An 18-month old partially breastfed girl developed bilateral breast enlargement 3 months after her mother began taking an oral contraceptive containing ethinyl estradiol 30 mcg and levonorgestrel 150 mcg. Breastfeeding was discontinued and the breast enlargement decreased over the next 6 months. The girl was growing and developing normally at 7 years of age.The contraceptive possibly caused the breast enlargement.
A 10-month-old male infant presented after 3 weeks of vomiting, diarrhea and deterioration in nutritional status. Laboratory evaluation found folic acid deficiency and macrocytic anemia which responded well to folic acid. The mother had been taking a combination oral contraceptive (ingredients not specified) for 3 months. The authors attributed the folic acid deficiency to maternal contraceptive use. The contraceptive possibly caused the folate deficiency.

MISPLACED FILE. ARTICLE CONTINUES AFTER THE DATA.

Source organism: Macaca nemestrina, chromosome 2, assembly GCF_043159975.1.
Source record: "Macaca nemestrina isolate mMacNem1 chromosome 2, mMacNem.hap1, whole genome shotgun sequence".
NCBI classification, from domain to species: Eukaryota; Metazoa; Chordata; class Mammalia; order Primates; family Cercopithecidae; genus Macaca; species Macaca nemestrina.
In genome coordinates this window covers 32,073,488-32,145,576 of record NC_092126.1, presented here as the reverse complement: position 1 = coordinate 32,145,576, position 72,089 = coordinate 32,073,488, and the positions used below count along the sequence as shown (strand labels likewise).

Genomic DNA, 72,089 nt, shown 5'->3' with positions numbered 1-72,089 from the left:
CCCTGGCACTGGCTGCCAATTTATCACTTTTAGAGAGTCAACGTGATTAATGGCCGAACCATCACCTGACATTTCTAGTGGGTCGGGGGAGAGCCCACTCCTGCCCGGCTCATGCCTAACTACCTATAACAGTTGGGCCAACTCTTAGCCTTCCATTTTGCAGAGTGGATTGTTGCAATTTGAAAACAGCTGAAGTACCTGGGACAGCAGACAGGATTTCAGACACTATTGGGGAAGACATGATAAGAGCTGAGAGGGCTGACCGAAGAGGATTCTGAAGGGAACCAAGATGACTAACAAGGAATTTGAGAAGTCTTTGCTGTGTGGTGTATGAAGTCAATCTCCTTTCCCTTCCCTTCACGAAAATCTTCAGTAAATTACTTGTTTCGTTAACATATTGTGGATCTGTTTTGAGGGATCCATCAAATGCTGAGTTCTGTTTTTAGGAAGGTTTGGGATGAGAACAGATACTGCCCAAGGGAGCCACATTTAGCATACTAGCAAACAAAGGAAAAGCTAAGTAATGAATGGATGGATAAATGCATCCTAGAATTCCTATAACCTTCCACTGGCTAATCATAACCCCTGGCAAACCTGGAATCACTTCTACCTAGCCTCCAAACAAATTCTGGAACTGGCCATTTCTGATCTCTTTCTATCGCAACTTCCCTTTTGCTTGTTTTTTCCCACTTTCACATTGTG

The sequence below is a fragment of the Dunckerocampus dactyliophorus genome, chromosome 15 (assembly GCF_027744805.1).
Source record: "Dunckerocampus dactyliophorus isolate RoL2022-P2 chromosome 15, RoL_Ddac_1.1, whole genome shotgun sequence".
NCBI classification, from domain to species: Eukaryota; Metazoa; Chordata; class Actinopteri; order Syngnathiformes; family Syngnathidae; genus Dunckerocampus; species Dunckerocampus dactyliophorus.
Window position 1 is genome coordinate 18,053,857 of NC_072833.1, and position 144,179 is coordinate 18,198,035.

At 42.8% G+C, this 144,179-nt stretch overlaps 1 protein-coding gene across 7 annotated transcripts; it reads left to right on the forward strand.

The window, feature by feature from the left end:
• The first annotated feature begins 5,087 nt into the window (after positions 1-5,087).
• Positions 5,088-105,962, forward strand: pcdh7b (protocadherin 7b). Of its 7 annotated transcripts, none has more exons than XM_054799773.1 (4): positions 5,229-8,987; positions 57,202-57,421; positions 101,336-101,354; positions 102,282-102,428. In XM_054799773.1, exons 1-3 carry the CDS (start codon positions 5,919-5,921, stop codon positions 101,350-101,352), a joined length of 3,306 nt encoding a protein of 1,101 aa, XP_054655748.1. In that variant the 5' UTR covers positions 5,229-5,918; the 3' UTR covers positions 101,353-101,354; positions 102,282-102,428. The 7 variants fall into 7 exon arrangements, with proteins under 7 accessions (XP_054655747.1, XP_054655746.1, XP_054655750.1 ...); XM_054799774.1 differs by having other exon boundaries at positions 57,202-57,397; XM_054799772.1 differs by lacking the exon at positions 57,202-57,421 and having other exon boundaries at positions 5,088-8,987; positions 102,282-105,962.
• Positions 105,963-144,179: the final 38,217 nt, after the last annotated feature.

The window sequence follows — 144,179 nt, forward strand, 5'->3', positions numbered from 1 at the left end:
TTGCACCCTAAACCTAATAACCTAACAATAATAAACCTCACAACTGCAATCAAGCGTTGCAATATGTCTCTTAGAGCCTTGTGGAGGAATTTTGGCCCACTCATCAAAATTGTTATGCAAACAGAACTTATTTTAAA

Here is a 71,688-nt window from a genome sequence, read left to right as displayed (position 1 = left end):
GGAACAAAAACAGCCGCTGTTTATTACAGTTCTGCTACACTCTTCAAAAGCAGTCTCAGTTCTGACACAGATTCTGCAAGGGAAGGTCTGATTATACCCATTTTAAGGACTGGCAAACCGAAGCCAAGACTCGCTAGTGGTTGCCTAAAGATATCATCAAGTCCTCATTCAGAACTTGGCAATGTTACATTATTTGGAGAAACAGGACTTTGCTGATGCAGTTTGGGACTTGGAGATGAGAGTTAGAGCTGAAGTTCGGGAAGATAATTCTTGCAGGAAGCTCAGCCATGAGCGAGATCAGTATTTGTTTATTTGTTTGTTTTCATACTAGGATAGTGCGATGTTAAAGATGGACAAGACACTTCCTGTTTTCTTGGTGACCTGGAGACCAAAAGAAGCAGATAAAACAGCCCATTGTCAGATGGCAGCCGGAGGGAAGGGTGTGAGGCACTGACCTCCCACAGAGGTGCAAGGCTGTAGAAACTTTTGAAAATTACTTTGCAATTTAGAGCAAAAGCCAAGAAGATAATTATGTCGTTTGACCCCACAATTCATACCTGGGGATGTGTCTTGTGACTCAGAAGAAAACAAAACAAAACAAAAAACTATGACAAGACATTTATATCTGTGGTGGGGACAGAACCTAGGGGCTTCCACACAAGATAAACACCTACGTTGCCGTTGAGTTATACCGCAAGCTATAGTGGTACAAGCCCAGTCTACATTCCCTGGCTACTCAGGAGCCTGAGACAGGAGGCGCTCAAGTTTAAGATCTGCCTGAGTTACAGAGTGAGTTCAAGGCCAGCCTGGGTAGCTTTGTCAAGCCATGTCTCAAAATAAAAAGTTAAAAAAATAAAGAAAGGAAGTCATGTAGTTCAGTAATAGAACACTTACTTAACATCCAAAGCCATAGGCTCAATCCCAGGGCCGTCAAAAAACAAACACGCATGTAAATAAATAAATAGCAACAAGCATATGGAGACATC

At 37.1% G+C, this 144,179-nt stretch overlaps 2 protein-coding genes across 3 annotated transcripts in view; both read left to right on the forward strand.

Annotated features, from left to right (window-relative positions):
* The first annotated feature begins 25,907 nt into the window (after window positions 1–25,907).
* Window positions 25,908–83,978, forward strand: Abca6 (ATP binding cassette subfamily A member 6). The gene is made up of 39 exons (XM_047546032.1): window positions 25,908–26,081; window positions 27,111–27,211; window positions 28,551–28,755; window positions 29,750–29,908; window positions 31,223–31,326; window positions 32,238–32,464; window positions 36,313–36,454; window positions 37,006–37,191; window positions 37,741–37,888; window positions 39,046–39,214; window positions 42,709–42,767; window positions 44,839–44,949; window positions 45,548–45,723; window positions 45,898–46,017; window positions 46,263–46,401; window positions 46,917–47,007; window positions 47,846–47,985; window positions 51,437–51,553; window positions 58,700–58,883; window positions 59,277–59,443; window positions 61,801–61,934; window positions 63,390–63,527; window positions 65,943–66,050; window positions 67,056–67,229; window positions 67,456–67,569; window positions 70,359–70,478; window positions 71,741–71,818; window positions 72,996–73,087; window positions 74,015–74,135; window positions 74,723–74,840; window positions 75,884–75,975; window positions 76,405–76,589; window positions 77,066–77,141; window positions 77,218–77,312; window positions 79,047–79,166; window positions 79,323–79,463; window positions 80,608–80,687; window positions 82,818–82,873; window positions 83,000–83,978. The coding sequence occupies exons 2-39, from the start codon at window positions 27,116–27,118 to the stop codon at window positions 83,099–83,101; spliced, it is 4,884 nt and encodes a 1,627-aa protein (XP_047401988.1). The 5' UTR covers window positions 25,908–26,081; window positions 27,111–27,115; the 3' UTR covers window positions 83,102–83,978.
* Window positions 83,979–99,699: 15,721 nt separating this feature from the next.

Forty-eight children (20 boys and 28 girls) whose mothers used a combination oral contraceptive containing 50 mcg of ethinyl estradiol during lactation beginning 2 months postpartum were compared to age- and sex-matched control children whose mothers breastfed, but took no contraceptive. Using several different sources of health records, no differences in the height or weight, illnesses, or intellectual development of the groups at several time points were found up to 8 years of age.
Effects on Lactation and Breastmilk
High-dose estrogens, alone or in combination with an androgen, were formerly used to suppress lactation in women who did not wish to breastfeed. Combination oral contraceptives containing mestranol 100 mcg daily has also been used as a method for decreasing postpartum breast engorgement in women who did not breastfeed. In a randomized, double-blind study, 2 tablets twice daily for 5 days of a combination oral contraceptive containing 50 mcg of ethinyl estradiol had similar efficacy to bromocriptine (dosage not stated) in suppressing postpartum breast engorgement and lactation.